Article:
Born on this in 1926 in the village of Goleshwar in Maharashtra, Khashaba Dadasaheb Jadhav inherited his athleticism from his father, who was one of the village’s best wrestlers. At the age of 10, Jadhav began training in wrestling with his father, and quickly excelled in the sport. Despite his small stature, standing at only 5’5″, Jadhav’s skillful technique and quick footwork made him a formidable wrestler in high school, winning multiple state and national titles. He was particularly known for his mastery of the dhak move, where he would hold his opponent in a headlock before throwing them to the ground.”
In the 1940s, Jadhav’s wrestling achievements caught the attention of the Maharaj of Kolhapur. After a standout performance at King Rama college, the Maharaj decided to fund Jadhav’s participation in the 1948 London Olympics. Despite having little experience with international wrestling rules and regulations, Jadhav managed to place 6th, setting a new record for Indian wrestlers.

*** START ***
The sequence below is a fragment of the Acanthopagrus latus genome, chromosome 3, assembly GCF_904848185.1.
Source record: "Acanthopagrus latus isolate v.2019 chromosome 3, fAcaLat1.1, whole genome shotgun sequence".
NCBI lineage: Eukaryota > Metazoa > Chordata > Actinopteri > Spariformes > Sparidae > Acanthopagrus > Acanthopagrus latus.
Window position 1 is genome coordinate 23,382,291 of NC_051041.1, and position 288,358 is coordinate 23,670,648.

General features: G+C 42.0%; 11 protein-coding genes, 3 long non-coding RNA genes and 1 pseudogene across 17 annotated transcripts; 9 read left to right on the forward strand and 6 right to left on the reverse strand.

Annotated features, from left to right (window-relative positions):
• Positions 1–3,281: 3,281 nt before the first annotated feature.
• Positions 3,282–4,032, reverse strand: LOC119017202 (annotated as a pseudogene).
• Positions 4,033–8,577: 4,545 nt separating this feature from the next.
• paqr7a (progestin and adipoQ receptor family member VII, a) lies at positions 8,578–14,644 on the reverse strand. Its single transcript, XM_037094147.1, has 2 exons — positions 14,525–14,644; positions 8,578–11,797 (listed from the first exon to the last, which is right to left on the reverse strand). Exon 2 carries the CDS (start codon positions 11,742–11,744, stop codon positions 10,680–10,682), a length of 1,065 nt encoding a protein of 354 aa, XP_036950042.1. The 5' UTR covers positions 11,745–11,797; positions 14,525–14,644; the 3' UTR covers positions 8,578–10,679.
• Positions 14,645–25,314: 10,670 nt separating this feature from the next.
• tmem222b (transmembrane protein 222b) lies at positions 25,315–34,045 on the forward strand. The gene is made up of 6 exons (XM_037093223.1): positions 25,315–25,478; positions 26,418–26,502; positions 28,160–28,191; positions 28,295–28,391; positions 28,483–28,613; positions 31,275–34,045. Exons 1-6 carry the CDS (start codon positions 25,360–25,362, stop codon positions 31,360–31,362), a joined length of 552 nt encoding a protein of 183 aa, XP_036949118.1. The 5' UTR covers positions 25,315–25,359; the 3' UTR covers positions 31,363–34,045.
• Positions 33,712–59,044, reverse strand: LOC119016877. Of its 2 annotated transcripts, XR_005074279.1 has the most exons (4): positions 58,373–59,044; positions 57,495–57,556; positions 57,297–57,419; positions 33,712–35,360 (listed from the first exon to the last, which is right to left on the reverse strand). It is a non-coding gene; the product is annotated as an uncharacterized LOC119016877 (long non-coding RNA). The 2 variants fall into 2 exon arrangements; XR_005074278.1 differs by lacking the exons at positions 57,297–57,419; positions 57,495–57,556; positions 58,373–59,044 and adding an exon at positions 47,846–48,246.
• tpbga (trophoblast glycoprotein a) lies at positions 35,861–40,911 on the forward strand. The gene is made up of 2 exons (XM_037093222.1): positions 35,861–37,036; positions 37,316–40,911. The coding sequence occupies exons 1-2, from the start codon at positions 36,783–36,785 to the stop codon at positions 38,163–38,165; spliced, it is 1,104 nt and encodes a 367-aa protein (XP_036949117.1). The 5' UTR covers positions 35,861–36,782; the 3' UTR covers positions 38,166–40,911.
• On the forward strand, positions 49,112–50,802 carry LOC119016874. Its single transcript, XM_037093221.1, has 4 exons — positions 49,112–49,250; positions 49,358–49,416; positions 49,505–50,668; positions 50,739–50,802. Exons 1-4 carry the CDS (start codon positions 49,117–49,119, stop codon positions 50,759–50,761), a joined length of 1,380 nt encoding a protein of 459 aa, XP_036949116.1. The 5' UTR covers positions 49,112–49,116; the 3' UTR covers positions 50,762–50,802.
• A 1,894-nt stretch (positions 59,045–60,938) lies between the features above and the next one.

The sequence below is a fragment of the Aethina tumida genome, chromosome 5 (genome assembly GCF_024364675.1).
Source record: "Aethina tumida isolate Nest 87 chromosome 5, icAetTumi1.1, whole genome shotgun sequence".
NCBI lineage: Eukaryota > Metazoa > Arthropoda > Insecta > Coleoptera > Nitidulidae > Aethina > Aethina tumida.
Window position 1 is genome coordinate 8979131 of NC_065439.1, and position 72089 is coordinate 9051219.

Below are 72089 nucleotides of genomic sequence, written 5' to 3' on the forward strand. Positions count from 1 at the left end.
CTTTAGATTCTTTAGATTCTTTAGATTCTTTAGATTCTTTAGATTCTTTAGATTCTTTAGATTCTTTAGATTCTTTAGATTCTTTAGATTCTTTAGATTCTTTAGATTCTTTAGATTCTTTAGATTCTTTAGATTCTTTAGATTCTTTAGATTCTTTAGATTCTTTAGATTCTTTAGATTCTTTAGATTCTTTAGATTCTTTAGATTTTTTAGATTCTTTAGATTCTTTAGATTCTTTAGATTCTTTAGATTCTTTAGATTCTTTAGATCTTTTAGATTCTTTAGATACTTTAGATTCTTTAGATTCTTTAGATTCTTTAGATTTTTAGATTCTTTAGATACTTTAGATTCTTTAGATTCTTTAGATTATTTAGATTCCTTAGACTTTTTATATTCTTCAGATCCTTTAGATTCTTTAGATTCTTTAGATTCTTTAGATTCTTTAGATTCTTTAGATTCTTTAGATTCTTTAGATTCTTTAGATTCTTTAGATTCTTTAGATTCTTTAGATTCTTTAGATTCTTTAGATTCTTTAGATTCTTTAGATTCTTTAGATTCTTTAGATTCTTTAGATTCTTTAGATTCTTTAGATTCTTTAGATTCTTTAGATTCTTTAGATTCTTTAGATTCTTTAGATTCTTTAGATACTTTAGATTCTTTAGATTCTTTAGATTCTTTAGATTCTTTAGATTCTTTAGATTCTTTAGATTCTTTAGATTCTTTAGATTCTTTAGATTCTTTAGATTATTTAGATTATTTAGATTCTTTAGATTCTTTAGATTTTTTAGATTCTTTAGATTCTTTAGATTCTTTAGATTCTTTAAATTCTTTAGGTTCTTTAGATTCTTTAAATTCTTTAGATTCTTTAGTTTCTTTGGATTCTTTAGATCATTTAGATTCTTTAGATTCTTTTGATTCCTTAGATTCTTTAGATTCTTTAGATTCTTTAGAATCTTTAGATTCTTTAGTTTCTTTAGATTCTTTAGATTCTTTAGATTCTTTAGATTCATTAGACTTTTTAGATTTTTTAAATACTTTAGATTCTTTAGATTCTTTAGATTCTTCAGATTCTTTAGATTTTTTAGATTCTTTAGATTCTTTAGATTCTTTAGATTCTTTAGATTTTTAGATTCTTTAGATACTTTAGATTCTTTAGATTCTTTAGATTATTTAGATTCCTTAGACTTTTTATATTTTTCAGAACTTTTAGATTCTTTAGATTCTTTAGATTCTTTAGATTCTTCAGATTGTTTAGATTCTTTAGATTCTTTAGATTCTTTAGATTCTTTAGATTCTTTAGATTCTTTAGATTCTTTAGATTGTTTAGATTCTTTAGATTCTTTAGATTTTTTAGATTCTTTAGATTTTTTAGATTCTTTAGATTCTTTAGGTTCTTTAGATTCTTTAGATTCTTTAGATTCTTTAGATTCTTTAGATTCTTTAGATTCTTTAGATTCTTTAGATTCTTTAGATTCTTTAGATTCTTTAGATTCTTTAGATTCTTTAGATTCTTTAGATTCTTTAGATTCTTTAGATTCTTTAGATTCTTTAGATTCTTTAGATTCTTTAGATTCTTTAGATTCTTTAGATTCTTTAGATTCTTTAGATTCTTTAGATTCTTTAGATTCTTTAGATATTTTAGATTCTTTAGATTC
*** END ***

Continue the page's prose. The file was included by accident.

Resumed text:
Determined to improve upon his performance, Jadhav trained harder than ever before and moved up a weight class to bantamweight for the 1952 Helsinki Olympics. There, he defeated wrestlers from Germany, Mexico, and Canada before losing to the eventual champion, earning a bronze medal and becoming the first medal winner from independent India. The crowd celebrated his return home, and a parade of bullock carts carried him through his hometown village.
Unfortunately, an injury to his knee before the next olympics forced Jadhav to retire from wrestling, and he later worked as a police officer. The Maharashtra government posthumously awarded him the Chatrapati Award in 1992-1993, and the wrestling venue built for the 2010 Delhi Commonwealth Games was named in his honor.